National leader John Key is calling on Prime Minister Helen Clark to find out whether Foreign Minister Winston Peters told the truth when he denied his party had received a donation from billionaire Owen Glenn.
Mr Peters' denial has been contradicted by an email from Mr Glenn in which he says he did give money to New Zealand First.
Mr Key said Helen Clark might be reluctant to get involved, but she "cannot afford the luxury" of ducking the issue.
As Foreign Minister, Mr Peters was a member of her Executive and she had to be able to have confidence in the information and assurances she received from him.
"These are serious allegations and they need to be resolved. The New Zealand public is entitled to answers to the questions."
Mr Peters, speaking at Auckland Airport this morning before leaving for Fiji, said: "Here's the deal, the editor of the New Zealand Herald and the Herald journalist Audrey Young can see New Zealand First's accounts and talk to our independent auditors but when they find nothing, then to apologise to the public and then resign.
"We have to have some accountability now. It's a case of put up or shut up."
Asked whether he had seen the emails, he said he had not and had never received money from Owen Glen through trusts or otherwise.
"No means no," he said.
Tim Murphy, editor of the Herald, said today: "The Herald stands by its Weekend Herald story and political editor Audrey Young.
"The issue here is simple: Owen Glenn says he donated to New Zealand First. Winston Peters has said and continues to say that Glenn didn't. The story, based on explicit emails, highlights that gap.
"The responses by Mr Peters, while strident, do not explain that gap and continue to leave open to interpretation all kinds of possibilities for funding assistance for his party and its interests.
"In the circumstances, we see no value in the offer of examining New Zealand First's 'annual accounts'."
Doubt has been cast on Mr Peters' denials by a leaked email exchange between Mr Glenn, an expatriate who lives in Monaco, and his public relations adviser in New Zealand, Steve Fisher.
In an email on February 21 about how to handle media interest in political donations, Mr Glenn says, "Are you saying I should deny giving a donation to NZ First?? When I did??"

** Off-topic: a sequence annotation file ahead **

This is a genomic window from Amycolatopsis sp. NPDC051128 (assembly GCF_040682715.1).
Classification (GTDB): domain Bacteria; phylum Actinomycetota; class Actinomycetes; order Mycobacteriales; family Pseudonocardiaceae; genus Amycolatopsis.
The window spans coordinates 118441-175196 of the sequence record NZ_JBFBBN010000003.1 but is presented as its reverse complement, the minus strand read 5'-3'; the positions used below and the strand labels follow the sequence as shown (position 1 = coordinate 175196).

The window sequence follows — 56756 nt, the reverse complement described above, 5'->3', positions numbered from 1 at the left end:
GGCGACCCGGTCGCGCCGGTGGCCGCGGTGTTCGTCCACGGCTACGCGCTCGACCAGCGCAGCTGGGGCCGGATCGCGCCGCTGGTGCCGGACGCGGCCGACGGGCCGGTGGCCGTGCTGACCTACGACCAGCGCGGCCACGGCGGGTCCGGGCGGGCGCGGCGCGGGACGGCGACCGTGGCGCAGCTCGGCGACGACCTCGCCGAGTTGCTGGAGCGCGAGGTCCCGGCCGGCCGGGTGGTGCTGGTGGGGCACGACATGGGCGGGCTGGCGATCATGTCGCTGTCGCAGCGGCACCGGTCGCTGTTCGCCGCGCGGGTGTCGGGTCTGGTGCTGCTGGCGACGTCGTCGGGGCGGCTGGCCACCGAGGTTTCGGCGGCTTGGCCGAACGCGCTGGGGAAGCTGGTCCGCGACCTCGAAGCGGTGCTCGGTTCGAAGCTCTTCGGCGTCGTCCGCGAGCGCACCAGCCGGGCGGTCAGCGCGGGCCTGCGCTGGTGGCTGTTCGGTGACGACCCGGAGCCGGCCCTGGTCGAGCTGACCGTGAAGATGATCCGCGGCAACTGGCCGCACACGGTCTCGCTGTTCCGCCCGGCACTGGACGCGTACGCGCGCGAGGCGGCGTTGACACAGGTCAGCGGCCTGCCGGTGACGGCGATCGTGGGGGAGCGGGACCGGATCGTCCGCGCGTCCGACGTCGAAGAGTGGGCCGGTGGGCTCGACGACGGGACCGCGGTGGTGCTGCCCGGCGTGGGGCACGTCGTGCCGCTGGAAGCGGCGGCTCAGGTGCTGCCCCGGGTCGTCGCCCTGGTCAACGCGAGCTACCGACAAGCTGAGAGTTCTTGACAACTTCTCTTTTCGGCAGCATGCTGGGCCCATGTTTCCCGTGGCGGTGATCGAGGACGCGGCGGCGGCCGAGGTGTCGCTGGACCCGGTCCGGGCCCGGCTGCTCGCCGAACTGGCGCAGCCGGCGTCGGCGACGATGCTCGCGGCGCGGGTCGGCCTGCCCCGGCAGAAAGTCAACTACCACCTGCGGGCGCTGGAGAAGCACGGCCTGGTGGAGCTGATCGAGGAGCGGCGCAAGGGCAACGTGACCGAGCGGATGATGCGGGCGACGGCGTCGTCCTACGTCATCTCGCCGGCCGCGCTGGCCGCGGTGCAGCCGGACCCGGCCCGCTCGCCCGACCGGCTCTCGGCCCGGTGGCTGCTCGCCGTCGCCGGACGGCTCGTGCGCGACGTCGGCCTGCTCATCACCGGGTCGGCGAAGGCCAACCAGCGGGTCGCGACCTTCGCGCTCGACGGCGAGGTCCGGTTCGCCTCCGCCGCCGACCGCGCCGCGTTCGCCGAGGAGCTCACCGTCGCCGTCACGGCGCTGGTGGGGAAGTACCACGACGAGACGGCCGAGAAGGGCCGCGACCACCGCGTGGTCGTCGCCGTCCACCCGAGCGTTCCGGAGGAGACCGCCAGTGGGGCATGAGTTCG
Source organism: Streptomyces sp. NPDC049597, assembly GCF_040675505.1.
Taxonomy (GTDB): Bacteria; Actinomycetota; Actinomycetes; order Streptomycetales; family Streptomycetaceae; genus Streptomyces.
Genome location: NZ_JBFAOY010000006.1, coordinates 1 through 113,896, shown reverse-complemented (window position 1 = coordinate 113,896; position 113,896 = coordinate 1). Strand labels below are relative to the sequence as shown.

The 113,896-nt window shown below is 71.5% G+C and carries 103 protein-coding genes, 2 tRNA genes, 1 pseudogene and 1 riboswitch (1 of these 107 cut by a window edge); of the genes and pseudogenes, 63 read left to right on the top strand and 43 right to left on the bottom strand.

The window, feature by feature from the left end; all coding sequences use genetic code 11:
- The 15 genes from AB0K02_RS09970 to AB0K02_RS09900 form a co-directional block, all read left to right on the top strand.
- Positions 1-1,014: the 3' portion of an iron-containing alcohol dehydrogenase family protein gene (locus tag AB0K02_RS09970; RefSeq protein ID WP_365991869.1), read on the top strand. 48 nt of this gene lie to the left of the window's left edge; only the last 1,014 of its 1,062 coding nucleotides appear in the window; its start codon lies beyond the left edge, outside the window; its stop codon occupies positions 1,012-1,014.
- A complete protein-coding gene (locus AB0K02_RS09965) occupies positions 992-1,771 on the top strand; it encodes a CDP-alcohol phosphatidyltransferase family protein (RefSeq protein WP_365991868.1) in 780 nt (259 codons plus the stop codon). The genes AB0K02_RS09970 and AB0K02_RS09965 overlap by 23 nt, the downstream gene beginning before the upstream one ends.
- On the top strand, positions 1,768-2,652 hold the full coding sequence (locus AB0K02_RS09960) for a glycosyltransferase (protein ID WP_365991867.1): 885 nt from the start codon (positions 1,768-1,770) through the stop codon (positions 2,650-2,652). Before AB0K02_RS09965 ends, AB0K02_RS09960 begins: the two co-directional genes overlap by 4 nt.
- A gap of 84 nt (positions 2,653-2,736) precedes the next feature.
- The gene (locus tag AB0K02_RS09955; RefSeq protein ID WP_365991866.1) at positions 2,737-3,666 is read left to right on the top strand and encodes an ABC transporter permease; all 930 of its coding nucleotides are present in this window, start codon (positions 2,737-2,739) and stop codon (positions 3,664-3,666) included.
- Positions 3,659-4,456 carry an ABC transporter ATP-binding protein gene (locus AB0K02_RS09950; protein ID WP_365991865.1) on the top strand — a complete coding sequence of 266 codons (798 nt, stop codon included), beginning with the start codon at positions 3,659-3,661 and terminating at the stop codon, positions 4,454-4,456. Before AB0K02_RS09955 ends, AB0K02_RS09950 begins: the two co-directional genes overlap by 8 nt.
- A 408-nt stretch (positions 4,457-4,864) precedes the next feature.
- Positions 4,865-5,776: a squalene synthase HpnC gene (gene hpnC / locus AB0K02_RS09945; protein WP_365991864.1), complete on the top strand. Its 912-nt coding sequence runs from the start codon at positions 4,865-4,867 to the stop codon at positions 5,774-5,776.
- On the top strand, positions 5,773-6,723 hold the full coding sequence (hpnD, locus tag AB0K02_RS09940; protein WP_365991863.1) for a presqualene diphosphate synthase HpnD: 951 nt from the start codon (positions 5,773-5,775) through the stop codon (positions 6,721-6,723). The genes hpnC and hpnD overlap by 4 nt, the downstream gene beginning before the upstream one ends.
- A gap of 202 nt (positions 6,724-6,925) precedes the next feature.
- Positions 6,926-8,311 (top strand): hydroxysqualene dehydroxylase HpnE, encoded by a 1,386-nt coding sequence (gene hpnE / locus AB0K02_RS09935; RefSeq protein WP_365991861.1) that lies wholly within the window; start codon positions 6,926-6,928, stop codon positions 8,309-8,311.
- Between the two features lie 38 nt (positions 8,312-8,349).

Mr Fisher advised Mr Glenn to continue referring questions about donations to New Zealand First, which is what he did.
But Mr Peters maintained at the time that his party received no donation and held a press conference in February to deny it.
He has continued to maintain that position.
The controversy has flared during an important month for Mr Peters, both as New Zealand First leader and as Foreign Minister.
He will play a prominent role in hosting US Secretary of State Condoleezza Rice's visit to New Zealand in two weeks, possibly the highlight of his term as Foreign Minister.
Neither he nor Helen Clark will want domestic issues to overshadow it.
Mr Peters was leaving for Fiji today on a Pacific Foreign Ministers delegation to discuss a return to democracy with coup leader Frank Bainimarama.
Tongan Prime Minister Fred Sevele will lead the delegation, which will also include Australian Foreign Minister Stephen Smith and the Foreign Ministers of Papua New Guinea, Samoa and Tuvalu.
New Zealand First's annual convention is to be held in Auckland this coming weekend, before the general election, which could be as little as three months away.
Helen Clark has previously refused to comment on the donation controversy, and today continued to insist it is an internal matter for New Zealand First.
She said today it was a party matter and did not relate to Mr Peters' foreign affairs portfolio, in which he conducted himself with integrity.
"I am not a private police force," she said on Newstalk ZB.
"I have made this point on many occasions when issues have come up around public figures."
She relies on the support of Mr Peters' party to keep her minority Government in power.
Mr Key was cautious in his language last night about Mr Peters, who could hold the balance of power after the election.
He made no assumptions about the veracity of what Mr Peters said.
"We are not saying Mr Peters is misleading the public, but the emails seem to contradict what he is saying," Mr Key said.
"He has a responsibility to clear that up."
Asked what should happen if it were not cleared up, Mr Key said: "Ultimately the public will be the judge of that."
Parliament is in recess this week, and resumes next Tuesday.
- with NZPA, NZ HERALD STAFF